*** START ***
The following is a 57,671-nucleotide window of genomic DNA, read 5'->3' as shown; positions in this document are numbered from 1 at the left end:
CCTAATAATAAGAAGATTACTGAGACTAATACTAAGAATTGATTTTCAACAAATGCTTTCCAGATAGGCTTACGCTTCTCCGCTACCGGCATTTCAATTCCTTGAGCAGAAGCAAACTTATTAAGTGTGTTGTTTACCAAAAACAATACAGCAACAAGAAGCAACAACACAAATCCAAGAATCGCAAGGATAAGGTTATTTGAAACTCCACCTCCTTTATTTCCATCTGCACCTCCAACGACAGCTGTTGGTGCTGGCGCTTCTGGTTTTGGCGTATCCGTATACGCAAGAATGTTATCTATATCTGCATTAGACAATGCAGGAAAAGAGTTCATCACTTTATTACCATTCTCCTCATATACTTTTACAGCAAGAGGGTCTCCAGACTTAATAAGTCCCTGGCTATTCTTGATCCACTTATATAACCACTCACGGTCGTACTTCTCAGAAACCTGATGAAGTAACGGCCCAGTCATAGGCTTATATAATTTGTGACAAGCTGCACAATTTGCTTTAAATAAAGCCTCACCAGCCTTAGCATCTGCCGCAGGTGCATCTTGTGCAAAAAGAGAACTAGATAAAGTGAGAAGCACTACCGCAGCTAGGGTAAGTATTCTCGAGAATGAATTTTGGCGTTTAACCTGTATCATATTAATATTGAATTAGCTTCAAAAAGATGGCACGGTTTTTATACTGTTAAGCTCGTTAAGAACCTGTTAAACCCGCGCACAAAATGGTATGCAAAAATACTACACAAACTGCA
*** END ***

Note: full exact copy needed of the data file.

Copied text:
The following is a 57,671-nucleotide window of genomic DNA, read 5'->3' as shown; positions in this document are numbered from 1 at the left end:
CCTAATAATAAGAAGATTACTGAGACTAATACTAAGAATTGATTTTCAACAAATGCTTTCCAGATAGGCTTACGCTTCTCCGCTACCGGCATTTCAATTCCTTGAGCAGAAGCAAACTTATTAAGTGTGTTGTTTACCAAAAACAATACAGCAACAAGAAGCAACAACACAAATCCAAGAATCGCAAGGATAAGGTTATTTGAAACTCCACCTCCTTTATTTCCATCTGCACCTCCAACGACAGCTGTTGGTGCTGGCGCTTCTGGTTTTGGCGTATCCGTATACGCAAGAATGTTATCTATATCTGCATTAGACAATGCAGGAAAAGAGTTCATCACTTTATTACCATTCTCCTCATATACTTTTACAGCAAGAGGGTCTCCAGACTTAATAAGTCCCTGGCTATTCTTGATCCACTTATATAACCACTCACGGTCGTACTTCTCAGAAACCTGATGAAGTAACGGCCCAGTCATAGGCTTATATAATTTGTGACAAGCTGCACAATTTGCTTTAAATAAAGCCTCACCAGCCTTAGCATCTGCCGCAGGTGCATCTTGTGCAAAAAGAGAACTAGATAAAGTGAGAAGCACTACCGCAGCTAGGGTAAGTATTCTCGAGAATGAATTTTGGCGTTTAACCTGTATCATATTAATATTGAATTAGCTTCAAAAAGATGGCACGGTTTTTATACTGTTAAGCTCGTTAAGAACCTGTTAAACCCGCGCACAAAATGGTATGCAAAAATACTACACAAACTGCA